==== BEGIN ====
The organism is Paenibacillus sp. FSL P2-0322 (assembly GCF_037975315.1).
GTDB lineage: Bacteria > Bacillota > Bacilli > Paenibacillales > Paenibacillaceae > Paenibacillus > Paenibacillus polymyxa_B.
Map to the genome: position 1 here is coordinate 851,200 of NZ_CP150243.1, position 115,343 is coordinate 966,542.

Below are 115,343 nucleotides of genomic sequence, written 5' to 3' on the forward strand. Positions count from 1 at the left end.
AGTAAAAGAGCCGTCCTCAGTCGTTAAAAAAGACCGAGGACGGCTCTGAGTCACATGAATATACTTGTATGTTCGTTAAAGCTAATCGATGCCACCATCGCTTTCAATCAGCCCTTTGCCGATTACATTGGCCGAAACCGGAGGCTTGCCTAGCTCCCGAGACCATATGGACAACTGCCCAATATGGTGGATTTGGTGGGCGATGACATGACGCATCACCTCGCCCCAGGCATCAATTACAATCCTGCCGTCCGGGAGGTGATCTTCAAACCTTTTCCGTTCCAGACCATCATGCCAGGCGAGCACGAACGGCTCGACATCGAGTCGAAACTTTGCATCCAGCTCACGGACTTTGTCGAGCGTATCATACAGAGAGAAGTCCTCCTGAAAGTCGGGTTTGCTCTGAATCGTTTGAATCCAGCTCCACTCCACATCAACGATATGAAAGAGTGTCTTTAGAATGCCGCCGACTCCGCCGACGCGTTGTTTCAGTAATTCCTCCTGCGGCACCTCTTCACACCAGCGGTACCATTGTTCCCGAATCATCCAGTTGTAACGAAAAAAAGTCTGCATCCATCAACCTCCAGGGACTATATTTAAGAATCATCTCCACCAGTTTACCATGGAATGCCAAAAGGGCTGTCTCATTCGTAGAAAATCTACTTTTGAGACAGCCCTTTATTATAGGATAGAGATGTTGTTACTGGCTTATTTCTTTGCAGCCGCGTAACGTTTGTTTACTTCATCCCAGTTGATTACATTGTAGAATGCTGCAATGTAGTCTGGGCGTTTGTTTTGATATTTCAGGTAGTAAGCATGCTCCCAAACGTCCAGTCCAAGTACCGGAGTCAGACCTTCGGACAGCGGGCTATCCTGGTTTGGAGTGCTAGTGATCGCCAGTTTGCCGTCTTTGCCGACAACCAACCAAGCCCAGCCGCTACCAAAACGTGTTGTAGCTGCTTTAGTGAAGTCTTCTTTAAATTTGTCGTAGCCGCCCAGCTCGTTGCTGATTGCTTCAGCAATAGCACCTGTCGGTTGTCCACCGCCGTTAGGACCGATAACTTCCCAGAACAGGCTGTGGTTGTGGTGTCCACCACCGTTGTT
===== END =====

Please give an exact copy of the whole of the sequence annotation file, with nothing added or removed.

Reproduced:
The organism is Paenibacillus sp. FSL P2-0322 (assembly GCF_037975315.1).
GTDB lineage: Bacteria > Bacillota > Bacilli > Paenibacillales > Paenibacillaceae > Paenibacillus > Paenibacillus polymyxa_B.
Map to the genome: position 1 here is coordinate 851,200 of NZ_CP150243.1, position 115,343 is coordinate 966,542.

Below are 115,343 nucleotides of genomic sequence, written 5' to 3' on the forward strand. Positions count from 1 at the left end.
AGTAAAAGAGCCGTCCTCAGTCGTTAAAAAAGACCGAGGACGGCTCTGAGTCACATGAATATACTTGTATGTTCGTTAAAGCTAATCGATGCCACCATCGCTTTCAATCAGCCCTTTGCCGATTACATTGGCCGAAACCGGAGGCTTGCCTAGCTCCCGAGACCATATGGACAACTGCCCAATATGGTGGATTTGGTGGGCGATGACATGACGCATCACCTCGCCCCAGGCATCAATTACAATCCTGCCGTCCGGGAGGTGATCTTCAAACCTTTTCCGTTCCAGACCATCATGCCAGGCGAGCACGAACGGCTCGACATCGAGTCGAAACTTTGCATCCAGCTCACGGACTTTGTCGAGCGTATCATACAGAGAGAAGTCCTCCTGAAAGTCGGGTTTGCTCTGAATCGTTTGAATCCAGCTCCACTCCACATCAACGATATGAAAGAGTGTCTTTAGAATGCCGCCGACTCCGCCGACGCGTTGTTTCAGTAATTCCTCCTGCGGCACCTCTTCACACCAGCGGTACCATTGTTCCCGAATCATCCAGTTGTAACGAAAAAAAGTCTGCATCCATCAACCTCCAGGGACTATATTTAAGAATCATCTCCACCAGTTTACCATGGAATGCCAAAAGGGCTGTCTCATTCGTAGAAAATCTACTTTTGAGACAGCCCTTTATTATAGGATAGAGATGTTGTTACTGGCTTATTTCTTTGCAGCCGCGTAACGTTTGTTTACTTCATCCCAGTTGATTACATTGTAGAATGCTGCAATGTAGTCTGGGCGTTTGTTTTGATATTTCAGGTAGTAAGCATGCTCCCAAACGTCCAGTCCAAGTACCGGAGTCAGACCTTCGGACAGCGGGCTATCCTGGTTTGGAGTGCTAGTGATCGCCAGTTTGCCGTCTTTGCCGACAACCAACCAAGCCCAGCCGCTACCAAAACGTGTTGTAGCTGCTTTAGTGAAGTCTTCTTTAAATTTGTCGTAGCCGCCCAGCTCGTTGCTGATTGCTTCAGCAATAGCACCTGTCGGTTGTCCACCGCCGTTAGGACCGATAACTTCCCAGAACAGGCTGTGGTTGTGGTGTCCACCACCGTTGTT